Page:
Assessment of Linked Associations in Predictors of Life Expectancy Inequality | Health Care Economics, Insurance, Payment | JAMA Network
[Skip to Content]
Access to paid content on this site is currently suspended due to excessive activity being detected from your IP address Please contact the publisher to request reinstatement.
[Skip to Content Landing]
Research Letter
April 2018

Assessment of Linked Associations in Predictors of Life Expectancy Inequality

Author Affiliations
  • 1Department of Emergency Medicine, University of Arizona College of Medicine–Phoenix, Maricopa Integrated Health System, Phoenix
JAMA Intern Med. 2018;178(4):563-564. doi:10.1001/jamainternmed.2017.7893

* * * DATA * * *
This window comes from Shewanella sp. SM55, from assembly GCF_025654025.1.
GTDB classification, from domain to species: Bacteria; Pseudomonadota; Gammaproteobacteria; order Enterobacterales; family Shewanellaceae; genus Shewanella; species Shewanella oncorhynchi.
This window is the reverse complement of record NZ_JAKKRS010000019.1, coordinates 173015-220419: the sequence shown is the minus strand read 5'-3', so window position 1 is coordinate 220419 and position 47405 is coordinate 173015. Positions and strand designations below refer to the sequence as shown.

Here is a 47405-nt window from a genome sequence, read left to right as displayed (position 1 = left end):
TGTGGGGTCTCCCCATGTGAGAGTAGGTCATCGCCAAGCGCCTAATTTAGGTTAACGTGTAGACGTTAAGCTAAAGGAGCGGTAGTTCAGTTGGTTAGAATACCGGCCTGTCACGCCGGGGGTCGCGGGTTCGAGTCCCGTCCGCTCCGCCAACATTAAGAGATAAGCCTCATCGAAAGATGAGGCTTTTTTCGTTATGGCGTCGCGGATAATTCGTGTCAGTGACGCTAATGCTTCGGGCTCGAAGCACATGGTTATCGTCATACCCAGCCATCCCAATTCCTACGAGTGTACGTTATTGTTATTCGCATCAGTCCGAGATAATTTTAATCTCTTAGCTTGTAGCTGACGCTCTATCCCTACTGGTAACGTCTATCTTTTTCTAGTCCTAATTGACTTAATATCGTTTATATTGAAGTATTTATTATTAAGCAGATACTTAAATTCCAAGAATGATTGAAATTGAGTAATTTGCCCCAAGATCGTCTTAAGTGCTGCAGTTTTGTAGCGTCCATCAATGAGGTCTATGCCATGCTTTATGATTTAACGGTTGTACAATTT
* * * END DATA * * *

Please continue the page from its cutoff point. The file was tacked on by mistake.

Human health has improved dramatically over the last couple centuries.1 Yet, disparities remain, and recent work2 suggests that these disparities are widening for life expectancy. These disparities are owing to a combination of socioeconomic and race/ethnicity factors, behavioral and metabolic risk factors, and health care factors. However, multivariable analyses that include all these risk factors suggest that the variations in life expectancy are largely explained by behavioral and metabolic risk factors, with socioeconomic and race/ethnicity factors no longer being statistically significant.2 This is an interesting finding, especially given how much we hear about rising income inequality.3 Indeed, in bivariate analysis, income is the strongest predictor of life expectancy.2 Given these somewhat incongruous results, I sought to compare the rise of income inequality, as well as racial inequality, over the same time frame as the rise in life expectancy inequality.